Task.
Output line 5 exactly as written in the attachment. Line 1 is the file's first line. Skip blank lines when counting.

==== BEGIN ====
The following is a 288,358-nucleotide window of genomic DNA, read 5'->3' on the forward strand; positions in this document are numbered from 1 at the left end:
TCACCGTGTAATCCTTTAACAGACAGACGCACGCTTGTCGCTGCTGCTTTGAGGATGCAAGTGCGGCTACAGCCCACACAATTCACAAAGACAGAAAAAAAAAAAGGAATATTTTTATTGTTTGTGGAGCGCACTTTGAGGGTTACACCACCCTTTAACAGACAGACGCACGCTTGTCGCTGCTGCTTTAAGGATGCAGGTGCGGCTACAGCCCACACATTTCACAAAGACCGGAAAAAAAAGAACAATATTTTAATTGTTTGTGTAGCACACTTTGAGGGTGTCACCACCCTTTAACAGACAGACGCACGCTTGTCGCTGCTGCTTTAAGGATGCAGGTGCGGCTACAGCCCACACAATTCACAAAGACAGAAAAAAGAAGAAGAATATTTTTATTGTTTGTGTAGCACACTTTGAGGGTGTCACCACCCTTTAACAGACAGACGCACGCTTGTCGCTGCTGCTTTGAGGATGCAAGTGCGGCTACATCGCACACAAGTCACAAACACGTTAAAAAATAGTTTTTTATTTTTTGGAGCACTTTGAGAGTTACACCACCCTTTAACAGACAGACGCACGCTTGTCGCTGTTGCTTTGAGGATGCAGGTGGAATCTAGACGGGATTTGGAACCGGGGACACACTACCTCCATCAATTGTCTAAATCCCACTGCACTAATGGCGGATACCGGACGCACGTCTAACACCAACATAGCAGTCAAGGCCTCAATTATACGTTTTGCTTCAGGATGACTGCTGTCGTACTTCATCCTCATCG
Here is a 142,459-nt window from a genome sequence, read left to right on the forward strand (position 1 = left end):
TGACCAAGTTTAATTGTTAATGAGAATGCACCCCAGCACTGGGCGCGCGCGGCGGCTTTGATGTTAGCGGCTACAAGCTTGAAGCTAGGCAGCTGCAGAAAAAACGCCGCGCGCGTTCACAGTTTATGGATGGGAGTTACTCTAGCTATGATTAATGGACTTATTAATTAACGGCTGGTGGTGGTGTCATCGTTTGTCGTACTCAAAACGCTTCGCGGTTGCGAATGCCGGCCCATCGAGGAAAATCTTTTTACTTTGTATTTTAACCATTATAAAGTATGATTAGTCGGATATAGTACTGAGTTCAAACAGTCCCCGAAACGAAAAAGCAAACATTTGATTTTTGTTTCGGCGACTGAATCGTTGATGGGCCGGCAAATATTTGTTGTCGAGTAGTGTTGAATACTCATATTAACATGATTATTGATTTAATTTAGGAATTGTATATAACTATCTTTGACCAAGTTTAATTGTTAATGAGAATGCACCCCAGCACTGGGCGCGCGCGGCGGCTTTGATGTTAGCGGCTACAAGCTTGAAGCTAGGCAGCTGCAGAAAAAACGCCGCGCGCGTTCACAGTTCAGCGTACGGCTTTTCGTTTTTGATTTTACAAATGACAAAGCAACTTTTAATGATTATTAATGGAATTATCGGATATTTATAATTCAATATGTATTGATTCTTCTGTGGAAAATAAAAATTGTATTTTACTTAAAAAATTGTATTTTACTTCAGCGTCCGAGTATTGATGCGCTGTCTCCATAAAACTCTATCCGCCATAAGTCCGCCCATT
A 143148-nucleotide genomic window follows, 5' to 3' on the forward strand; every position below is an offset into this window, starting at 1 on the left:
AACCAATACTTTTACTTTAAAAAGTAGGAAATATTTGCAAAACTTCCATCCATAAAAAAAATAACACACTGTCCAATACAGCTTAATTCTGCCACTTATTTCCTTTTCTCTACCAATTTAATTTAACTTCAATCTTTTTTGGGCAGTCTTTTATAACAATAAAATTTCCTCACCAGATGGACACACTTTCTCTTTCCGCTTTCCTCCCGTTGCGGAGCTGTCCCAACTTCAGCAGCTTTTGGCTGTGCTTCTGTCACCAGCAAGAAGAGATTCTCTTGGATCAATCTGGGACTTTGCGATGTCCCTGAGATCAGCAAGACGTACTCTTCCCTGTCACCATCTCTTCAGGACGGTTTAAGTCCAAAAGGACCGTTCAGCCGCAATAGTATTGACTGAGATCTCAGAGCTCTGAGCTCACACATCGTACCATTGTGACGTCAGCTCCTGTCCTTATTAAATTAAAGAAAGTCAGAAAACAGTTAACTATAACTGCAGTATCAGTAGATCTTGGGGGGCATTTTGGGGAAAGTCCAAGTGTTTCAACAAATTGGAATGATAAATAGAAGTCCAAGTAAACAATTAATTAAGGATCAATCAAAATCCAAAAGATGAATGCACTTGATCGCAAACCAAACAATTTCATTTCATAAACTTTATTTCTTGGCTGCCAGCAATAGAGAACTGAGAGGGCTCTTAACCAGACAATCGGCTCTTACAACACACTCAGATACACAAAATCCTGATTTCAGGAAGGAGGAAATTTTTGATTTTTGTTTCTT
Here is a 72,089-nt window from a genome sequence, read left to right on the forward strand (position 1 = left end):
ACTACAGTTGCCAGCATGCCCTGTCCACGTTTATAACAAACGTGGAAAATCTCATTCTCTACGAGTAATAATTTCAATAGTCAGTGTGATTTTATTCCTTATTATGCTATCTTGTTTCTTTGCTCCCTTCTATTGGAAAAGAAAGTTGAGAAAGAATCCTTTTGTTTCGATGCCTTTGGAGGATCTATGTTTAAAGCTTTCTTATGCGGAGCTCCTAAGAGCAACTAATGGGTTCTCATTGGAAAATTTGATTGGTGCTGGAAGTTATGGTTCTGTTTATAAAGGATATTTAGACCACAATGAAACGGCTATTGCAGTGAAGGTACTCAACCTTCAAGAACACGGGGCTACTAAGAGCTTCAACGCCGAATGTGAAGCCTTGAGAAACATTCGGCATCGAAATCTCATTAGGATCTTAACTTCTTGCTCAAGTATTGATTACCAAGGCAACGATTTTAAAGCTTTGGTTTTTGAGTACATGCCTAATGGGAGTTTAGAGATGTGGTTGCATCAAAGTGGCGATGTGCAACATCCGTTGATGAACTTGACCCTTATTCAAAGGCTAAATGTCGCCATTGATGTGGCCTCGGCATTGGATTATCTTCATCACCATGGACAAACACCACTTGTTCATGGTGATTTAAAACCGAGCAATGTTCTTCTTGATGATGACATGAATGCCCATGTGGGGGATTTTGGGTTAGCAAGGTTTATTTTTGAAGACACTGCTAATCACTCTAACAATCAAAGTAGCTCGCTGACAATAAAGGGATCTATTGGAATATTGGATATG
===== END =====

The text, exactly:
A 143148-nucleotide genomic window follows, 5' to 3' on the forward strand; every position below is an offset into this window, starting at 1 on the left: